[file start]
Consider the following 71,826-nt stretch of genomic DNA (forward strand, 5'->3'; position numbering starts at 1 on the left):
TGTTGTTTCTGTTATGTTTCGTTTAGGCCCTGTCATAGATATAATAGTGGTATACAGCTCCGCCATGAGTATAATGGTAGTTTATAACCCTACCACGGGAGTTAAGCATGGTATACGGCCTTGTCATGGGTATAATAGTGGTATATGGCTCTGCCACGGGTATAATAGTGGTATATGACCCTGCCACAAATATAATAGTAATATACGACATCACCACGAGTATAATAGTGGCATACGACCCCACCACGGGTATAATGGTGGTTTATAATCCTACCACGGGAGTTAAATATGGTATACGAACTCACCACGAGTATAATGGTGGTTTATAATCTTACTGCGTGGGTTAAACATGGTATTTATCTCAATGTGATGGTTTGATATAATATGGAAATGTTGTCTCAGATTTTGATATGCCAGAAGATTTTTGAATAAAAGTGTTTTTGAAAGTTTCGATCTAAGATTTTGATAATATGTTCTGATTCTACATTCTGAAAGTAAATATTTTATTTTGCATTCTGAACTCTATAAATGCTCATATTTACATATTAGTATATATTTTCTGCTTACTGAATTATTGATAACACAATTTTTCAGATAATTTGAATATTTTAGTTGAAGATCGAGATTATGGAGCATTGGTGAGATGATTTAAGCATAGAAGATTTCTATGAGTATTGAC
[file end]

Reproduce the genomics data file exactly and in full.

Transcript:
Consider the following 71,826-nt stretch of genomic DNA (forward strand, 5'->3'; position numbering starts at 1 on the left):
TGTTGTTTCTGTTATGTTTCGTTTAGGCCCTGTCATAGATATAATAGTGGTATACAGCTCCGCCATGAGTATAATGGTAGTTTATAACCCTACCACGGGAGTTAAGCATGGTATACGGCCTTGTCATGGGTATAATAGTGGTATATGGCTCTGCCACGGGTATAATAGTGGTATATGACCCTGCCACAAATATAATAGTAATATACGACATCACCACGAGTATAATAGTGGCATACGACCCCACCACGGGTATAATGGTGGTTTATAATCCTACCACGGGAGTTAAATATGGTATACGAACTCACCACGAGTATAATGGTGGTTTATAATCTTACTGCGTGGGTTAAACATGGTATTTATCTCAATGTGATGGTTTGATATAATATGGAAATGTTGTCTCAGATTTTGATATGCCAGAAGATTTTTGAATAAAAGTGTTTTTGAAAGTTTCGATCTAAGATTTTGATAATATGTTCTGATTCTACATTCTGAAAGTAAATATTTTATTTTGCATTCTGAACTCTATAAATGCTCATATTTACATATTAGTATATATTTTCTGCTTACTGAATTATTGATAACACAATTTTTCAGATAATTTGAATATTTTAGTTGAAGATCGAGATTATGGAGCATTGGTGAGATGATTTAAGCATAGAAGATTTCTATGAGTATTGAC